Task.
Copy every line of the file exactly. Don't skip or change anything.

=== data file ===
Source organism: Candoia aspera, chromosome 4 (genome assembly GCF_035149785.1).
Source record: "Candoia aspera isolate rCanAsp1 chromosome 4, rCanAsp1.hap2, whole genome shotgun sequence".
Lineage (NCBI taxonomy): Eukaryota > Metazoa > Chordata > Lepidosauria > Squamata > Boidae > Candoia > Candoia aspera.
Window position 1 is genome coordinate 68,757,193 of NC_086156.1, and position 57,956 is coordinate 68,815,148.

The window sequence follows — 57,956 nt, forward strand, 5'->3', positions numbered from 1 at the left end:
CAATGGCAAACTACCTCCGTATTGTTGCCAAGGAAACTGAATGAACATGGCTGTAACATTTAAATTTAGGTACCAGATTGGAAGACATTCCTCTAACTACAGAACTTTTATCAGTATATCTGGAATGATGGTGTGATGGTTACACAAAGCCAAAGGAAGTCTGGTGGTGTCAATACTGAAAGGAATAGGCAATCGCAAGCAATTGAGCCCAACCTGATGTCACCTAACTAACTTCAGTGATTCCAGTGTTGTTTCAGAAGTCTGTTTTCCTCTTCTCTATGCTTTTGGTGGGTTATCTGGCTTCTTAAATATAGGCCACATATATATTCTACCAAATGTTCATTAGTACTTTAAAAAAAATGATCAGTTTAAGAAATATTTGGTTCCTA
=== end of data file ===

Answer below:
Source organism: Candoia aspera, chromosome 4 (genome assembly GCF_035149785.1).
Source record: "Candoia aspera isolate rCanAsp1 chromosome 4, rCanAsp1.hap2, whole genome shotgun sequence".
Lineage (NCBI taxonomy): Eukaryota > Metazoa > Chordata > Lepidosauria > Squamata > Boidae > Candoia > Candoia aspera.
Window position 1 is genome coordinate 68,757,193 of NC_086156.1, and position 57,956 is coordinate 68,815,148.

The window sequence follows — 57,956 nt, forward strand, 5'->3', positions numbered from 1 at the left end:
CAATGGCAAACTACCTCCGTATTGTTGCCAAGGAAACTGAATGAACATGGCTGTAACATTTAAATTTAGGTACCAGATTGGAAGACATTCCTCTAACTACAGAACTTTTATCAGTATATCTGGAATGATGGTGTGATGGTTACACAAAGCCAAAGGAAGTCTGGTGGTGTCAATACTGAAAGGAATAGGCAATCGCAAGCAATTGAGCCCAACCTGATGTCACCTAACTAACTTCAGTGATTCCAGTGTTGTTTCAGAAGTCTGTTTTCCTCTTCTCTATGCTTTTGGTGGGTTATCTGGCTTCTTAAATATAGGCCACATATATATTCTACCAAATGTTCATTAGTACTTTAAAAAAAATGATCAGTTTAAGAAATATTTGGTTCCTA